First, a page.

In the decades that followed, the municipality had to cope with the consequences of the defeat—refugees, war veterans, economic misery and a precarious housing and supply situation. Social Democratic mayor Vinzenz Muchitsch sought social balance and still inexperienced democracy, which set “red Graz” in contrast to conservative Styria.
The “civic” idea reached its limits at a time of increasing radicalisation and the elimination of basic democratic rights. With the National Socialist assumption of power, civilized society came to a standstill and so did the civic project.
The experiences of the First World War resulted in the breaking up of traditional relationships of roles. New public and professional fields of activity opened up for women. In 1918, they were granted the hard-won active and passive right to vote.
At the same time, there was an energetic counter-movement that sought to detect moral decay. Sexual orientations outside the heterosexual norm, extramarital relationships or homosexuality were rejected. In the post-war years and under the “Corporative State” dictatorship, some women were again forced out of jobs and public offices by law.
The ideology of National Socialism reduced men to militant masculinity. The role of women was redefined from a “racial” point of view: They were to secure the survival and “purity” of the “racial corpus”. Homosexual people were persecuted and murdered by the National Socialists.
The territorial reorganisation of Europe after the First World War also had far-reaching consequences for Styria. It lost one third of its territory to the SHS State (Kingdom of Yugoslavia). Only a few people had confidence in “residual Austria” and young democracy. In Styria, radically authoritarian tendencies and nationalist, anti-democratic, anti-socialist, anti-Semitic and anti-Slovenian sentiments were particularly pronounced. The NSDAP Austria was founded by a splinter group of the Styrian Home Guard.
The failure of democracy became apparent in the elimination of the Austrian parliament by Engelbert Dollfuß, the ban on party political opponents and the establishment of the “Corporative State” dictatorship. Despite a ban, many citizens of Graz, “the City of the Popular Uprising”, confessed to National Socialism in even before the “Anschluss” (the annexation of Austria). In March 1940, the mayor, SS Obersturmbannführer Julius Kaspar, declared the “Gau capital” “free of Jews”.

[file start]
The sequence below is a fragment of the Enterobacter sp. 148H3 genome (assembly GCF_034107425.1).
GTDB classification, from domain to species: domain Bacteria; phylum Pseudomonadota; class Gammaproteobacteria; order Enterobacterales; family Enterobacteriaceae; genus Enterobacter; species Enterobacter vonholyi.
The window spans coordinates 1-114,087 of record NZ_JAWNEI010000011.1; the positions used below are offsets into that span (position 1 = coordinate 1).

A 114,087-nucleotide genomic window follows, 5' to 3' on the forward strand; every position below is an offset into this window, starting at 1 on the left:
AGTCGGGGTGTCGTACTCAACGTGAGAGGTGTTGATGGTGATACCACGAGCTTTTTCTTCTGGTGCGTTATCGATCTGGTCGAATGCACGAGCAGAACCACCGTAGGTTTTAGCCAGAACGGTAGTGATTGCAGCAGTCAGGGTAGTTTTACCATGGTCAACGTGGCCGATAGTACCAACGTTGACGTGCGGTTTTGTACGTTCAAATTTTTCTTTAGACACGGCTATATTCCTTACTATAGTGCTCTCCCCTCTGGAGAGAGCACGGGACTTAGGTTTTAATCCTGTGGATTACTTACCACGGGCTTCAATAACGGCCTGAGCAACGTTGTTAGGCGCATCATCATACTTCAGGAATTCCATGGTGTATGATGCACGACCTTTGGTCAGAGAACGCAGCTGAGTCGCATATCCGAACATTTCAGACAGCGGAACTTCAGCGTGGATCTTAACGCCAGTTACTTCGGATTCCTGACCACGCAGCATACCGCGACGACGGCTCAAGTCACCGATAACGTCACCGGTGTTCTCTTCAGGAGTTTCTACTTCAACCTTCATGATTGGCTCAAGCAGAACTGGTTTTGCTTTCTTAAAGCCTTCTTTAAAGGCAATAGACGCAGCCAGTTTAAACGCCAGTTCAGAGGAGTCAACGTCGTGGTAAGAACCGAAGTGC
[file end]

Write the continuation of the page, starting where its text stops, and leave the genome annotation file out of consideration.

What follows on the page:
Images of the City
Around 1900, the city’s shape was essentially completed in the inner-city districts. The onerous housing shortage after the First World War had to be alleviated by the municipal administration with building residential complexes on the city’s periphery. Yet the city crucially changed through the incorporation of the surrounding communities, which had been discussed already before the turn of the twentieth century. Mayor Vinzenz Muchitsch pushed the project in the interwar period, but it was finalised in 1938 by the Nazi regime under the name of “Greater Graz” and within a few weeks.
The latter had further plans for the “City of the Popular Uprising”: massive road axes directed towards the Schloßberg, and solemn squares with monumental administration temples. In the end, the appearance of city Graz was spared this gigantic intervention. Yet it was not spared the air raids of the Allied Forces from late winter 1944 to Easter 1945. Almost 50% of all buildings of the city were damaged or destroyed.
Unlike in Linz, nobody speaks of “Hitlerbauten” (Hitler Buildings) in Graz. One does not recognize that the foundation pillars of these buildings were completely delusional ideas addressed against (fi ctional) enemies, such as “keeping clean the Germanic blood” and the annihilation of the Judaism of the world. Hitler’s hatred against the “inferior” Slavs, who must be enslaved in the new territories of the East, is not expressed in these buildings. The banality of evil is practical and livable in the Südtirolersiedlung, which was once built for those “Germans” (i.e. the South Tyroleans) who opted against Mussolini.
This hand grenade throwing range on the target practice grounds of the Feliferhof has inscribed itself in many people’s memory as a silent symbol of political crime. Far more than 300 people were executed here for “Wehrkraftzersetzung” (“subversion of the war effort” is one of the common translations), political resistance, and other reasons. In May 1945, a mass grave was opened where 142 bodies were found. Subsequently, they were buried with dignity at the central cemetery of Graz. In the frame of an annual mourning ceremony there, all victims of Nazi terror are commemorated.